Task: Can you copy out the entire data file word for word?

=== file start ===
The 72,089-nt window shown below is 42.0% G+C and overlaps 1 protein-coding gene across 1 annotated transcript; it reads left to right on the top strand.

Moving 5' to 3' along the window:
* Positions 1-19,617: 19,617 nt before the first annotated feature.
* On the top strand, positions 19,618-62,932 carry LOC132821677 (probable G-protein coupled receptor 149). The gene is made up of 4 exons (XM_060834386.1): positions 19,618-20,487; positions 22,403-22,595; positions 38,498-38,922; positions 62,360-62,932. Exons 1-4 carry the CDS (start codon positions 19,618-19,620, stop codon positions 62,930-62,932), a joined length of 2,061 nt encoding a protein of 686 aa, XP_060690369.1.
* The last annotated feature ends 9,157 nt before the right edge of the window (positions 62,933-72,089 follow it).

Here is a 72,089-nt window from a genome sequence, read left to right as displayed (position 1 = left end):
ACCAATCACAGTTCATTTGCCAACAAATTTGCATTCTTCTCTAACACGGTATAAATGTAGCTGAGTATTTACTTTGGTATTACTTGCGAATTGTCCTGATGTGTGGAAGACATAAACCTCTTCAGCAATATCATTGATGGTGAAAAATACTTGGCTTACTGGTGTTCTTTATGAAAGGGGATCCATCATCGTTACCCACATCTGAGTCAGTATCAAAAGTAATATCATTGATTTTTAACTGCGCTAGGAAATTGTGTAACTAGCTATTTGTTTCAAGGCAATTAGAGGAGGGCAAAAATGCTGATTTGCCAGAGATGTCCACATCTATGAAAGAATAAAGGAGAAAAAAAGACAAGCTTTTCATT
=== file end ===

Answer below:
The 72,089-nt window shown below is 42.0% G+C and overlaps 1 protein-coding gene across 1 annotated transcript; it reads left to right on the top strand.

Moving 5' to 3' along the window:
* Positions 1-19,617: 19,617 nt before the first annotated feature.
* On the top strand, positions 19,618-62,932 carry LOC132821677 (probable G-protein coupled receptor 149). The gene is made up of 4 exons (XM_060834386.1): positions 19,618-20,487; positions 22,403-22,595; positions 38,498-38,922; positions 62,360-62,932. Exons 1-4 carry the CDS (start codon positions 19,618-19,620, stop codon positions 62,930-62,932), a joined length of 2,061 nt encoding a protein of 686 aa, XP_060690369.1.
* The last annotated feature ends 9,157 nt before the right edge of the window (positions 62,933-72,089 follow it).

Here is a 72,089-nt window from a genome sequence, read left to right as displayed (position 1 = left end):
ACCAATCACAGTTCATTTGCCAACAAATTTGCATTCTTCTCTAACACGGTATAAATGTAGCTGAGTATTTACTTTGGTATTACTTGCGAATTGTCCTGATGTGTGGAAGACATAAACCTCTTCAGCAATATCATTGATGGTGAAAAATACTTGGCTTACTGGTGTTCTTTATGAAAGGGGATCCATCATCGTTACCCACATCTGAGTCAGTATCAAAAGTAATATCATTGATTTTTAACTGCGCTAGGAAATTGTGTAACTAGCTATTTGTTTCAAGGCAATTAGAGGAGGGCAAAAATGCTGATTTGCCAGAGATGTCCACATCTATGAAAGAATAAAGGAGAAAAAAAGACAAGCTTTTCATT